Accumulating evidence suggests that geochemical elements could be major factors influencing microbial assemblages (Oren, 2013). For example, macroelements such as K+, Ca2+, and Mg2+significantly contributed to the species richness and compositions of prokaryotic communities in soils and hypersaline sediments (Podell et al., 2014; Bryanskaya et al., 2016; Xia et al., 2016; Zhong et al., 2016) and Ca and P significantly affect fungal community compositions in forest soils (Sun et al., 2016). Although some microelements are regarded as toxic to most forms of life, they regulated microbial communities in extreme conditions. For instance, they are significantly correlated with bacterial community composition in hot springs (Jiang et al., 2016) and certain elements (Co, Ni, and Mn) explained variations of prokaryotic and fungal assemblages in polymetallic mining areas (Reith et al., 2015). These previous studies have enriched our knowledge of microbial biogeography, but the respective reports are mainly focused on various macroelements. In fact, microbial communities are jointly driven by various factors. What’s more, these two types of elements drive different physiological processes of microbial life (Stolz et al., 2006; Wintsche et al., 2016). Therefore, it is important to investigate the effects of these multiple variables on the diversity and composition of microbial communities. However, the relevant knowledge is still unavailable especially as regards saline habitats.
Salt lakes and saline–alkaline lands are widely distributed across the earth, where they are characterized by high osmotic pressure and high ionic concentrations (Oren, 2002; Hallsworth et al., 2007). Microbial communities in saline habitats are adapted to high ionic conditions, and salt ions play an important role in driving the diversity and composition of microbial communities. In this study, we collected 36 samples (including hypersaline sediments and saline soils) from salt lakes and saline–alkaline regions of northwest China. The diversity and composition of prokaryotic and fungal communities in these saline samples were determined based on the sequencing data of 16S rRNA genes and fungal ITS regions on an Illumina HiSeq. Specifically, this study has two major objectives: (1) evaluate the influence of macro- and microelements on the diversity of prokaryotic and fungal communities; (2) assess the relative importance of macro- and microelements in driving the distribution of prokaryotic and fungal communities.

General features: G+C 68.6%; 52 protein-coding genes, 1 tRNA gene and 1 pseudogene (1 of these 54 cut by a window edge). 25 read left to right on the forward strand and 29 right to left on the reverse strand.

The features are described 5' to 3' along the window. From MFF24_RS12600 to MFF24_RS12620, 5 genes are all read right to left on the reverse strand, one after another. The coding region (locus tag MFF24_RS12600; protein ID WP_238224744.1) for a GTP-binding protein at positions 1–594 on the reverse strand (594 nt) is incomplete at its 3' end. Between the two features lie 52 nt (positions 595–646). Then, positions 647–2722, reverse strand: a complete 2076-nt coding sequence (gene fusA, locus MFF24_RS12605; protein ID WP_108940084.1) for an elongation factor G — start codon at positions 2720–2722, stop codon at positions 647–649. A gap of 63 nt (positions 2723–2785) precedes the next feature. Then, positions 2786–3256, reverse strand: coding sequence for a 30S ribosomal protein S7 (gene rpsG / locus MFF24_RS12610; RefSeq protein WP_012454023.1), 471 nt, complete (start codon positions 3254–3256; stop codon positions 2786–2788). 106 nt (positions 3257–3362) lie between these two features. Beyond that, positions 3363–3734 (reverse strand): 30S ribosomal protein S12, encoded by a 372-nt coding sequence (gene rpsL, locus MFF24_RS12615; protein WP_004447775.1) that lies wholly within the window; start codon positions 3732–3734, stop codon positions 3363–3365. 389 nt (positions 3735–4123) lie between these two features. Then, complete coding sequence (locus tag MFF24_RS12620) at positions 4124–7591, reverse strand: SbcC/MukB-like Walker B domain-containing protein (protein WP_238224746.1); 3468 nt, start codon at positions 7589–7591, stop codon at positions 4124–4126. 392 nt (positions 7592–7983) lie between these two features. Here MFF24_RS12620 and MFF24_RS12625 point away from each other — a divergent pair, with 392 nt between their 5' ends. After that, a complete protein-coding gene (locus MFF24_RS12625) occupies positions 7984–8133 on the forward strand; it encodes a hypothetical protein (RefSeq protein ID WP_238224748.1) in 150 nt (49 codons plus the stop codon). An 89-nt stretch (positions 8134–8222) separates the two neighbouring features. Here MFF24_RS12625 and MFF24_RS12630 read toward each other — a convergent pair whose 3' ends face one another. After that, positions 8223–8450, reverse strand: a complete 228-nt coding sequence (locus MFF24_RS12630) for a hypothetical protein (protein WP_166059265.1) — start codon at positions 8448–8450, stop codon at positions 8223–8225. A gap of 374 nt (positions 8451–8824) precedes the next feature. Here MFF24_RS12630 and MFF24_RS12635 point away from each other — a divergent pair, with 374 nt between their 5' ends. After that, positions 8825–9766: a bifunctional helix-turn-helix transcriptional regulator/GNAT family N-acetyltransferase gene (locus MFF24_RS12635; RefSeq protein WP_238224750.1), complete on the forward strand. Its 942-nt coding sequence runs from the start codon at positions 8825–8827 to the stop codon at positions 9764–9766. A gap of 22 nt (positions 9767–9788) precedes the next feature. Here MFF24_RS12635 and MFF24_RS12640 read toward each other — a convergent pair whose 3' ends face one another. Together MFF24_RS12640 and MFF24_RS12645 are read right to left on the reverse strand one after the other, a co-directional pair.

Materials and Methods
Site Description and Sample Collection
A total of 27 hypersaline sediment samples were collected from three salt lakes (Gouchi, Yuncheng, and Luyang lakes), and nine salinized soil samples were collected from areas adjacent to these lakes (Figure 1). Gouchi and Luyang lakes represent typical chloride-type lakes and are located in Dingbian County and Weinan City of Shaanxi Province in Northern China. Lake Yuncheng, known as one of the world’s three largest sodium-sulfate-type inland saline lakes, is located in Yuncheng City, in Shaanxi Province. Sediment samples from Gouchi, Yuncheng and Luyang lakes were numbered with the prefixes G, Y and W, respectively, and saline soil samples surrounding these three salt lakes were assigned the prefixes GT, YT and WT, respectively. Each sample was obtained by mixing five 10-g subsamples from 1 m × 1 m quadrants, which were taken from a depth of approximately 10–15 cm from a sediment or soil surface. Each set of five subsamples was combined as one sample, giving three biological replicates per plot. All samples were collected in sterile 50-ml plastic screw-top tubes, transported to the laboratory on ice, and stored at -80°C until the extraction of DNA.